Today federal Judge Stephen G. Larson set a trial date of March 16, 2010, in CIR’s case on behalf of California grandmother Julie Waltz, whom state housing officials made the subject of an investigation solely because she expressed her objections to the placement in her neighborhood of a group home for emotionally troubled persons.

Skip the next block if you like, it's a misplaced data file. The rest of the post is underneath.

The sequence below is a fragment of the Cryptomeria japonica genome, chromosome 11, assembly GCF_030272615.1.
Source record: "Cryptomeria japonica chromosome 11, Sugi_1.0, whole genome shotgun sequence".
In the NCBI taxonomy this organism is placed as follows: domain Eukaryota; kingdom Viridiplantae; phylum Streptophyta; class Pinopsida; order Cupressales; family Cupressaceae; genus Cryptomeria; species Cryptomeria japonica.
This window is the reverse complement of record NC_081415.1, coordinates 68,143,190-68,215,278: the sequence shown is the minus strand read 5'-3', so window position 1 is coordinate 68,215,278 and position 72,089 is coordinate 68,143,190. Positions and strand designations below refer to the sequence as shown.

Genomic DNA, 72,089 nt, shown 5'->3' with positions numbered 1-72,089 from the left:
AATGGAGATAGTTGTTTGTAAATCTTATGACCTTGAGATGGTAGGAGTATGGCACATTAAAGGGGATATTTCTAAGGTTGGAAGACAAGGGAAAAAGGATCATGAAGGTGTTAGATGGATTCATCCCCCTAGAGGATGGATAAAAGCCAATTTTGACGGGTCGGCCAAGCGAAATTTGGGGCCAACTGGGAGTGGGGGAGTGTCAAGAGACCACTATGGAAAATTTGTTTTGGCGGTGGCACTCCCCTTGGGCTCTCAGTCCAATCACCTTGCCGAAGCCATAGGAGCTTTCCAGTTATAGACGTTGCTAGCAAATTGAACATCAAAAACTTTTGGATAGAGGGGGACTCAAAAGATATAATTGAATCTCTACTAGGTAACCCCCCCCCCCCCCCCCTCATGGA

The facility was put right next door to Waltz, and she worried (not without reason) that not just the emotionally disabled, but eventually sex offenders, too, would move in. She assumed she had a basic First Amendment right to join in protests of the placement, and she did so by means of signs in her own yard. In response, state officials investigated Waltz for “housing discrimination” against the disabled, and even accused her of it in the media. Unsurprisingly, after this the protests that had been ballooning against government decisions to place group homes in residential neighborhoods died off. Mission accomplished for the state housing officials? At CIR we hope not. We’ve sued the officials on Waltz’s behalf under the First Amendment. In fact, we’re suing them for damages in their personal capacities, which is the best way to hold them accountable for using intimidating investigations of citizens to squelch debate about favored government policies.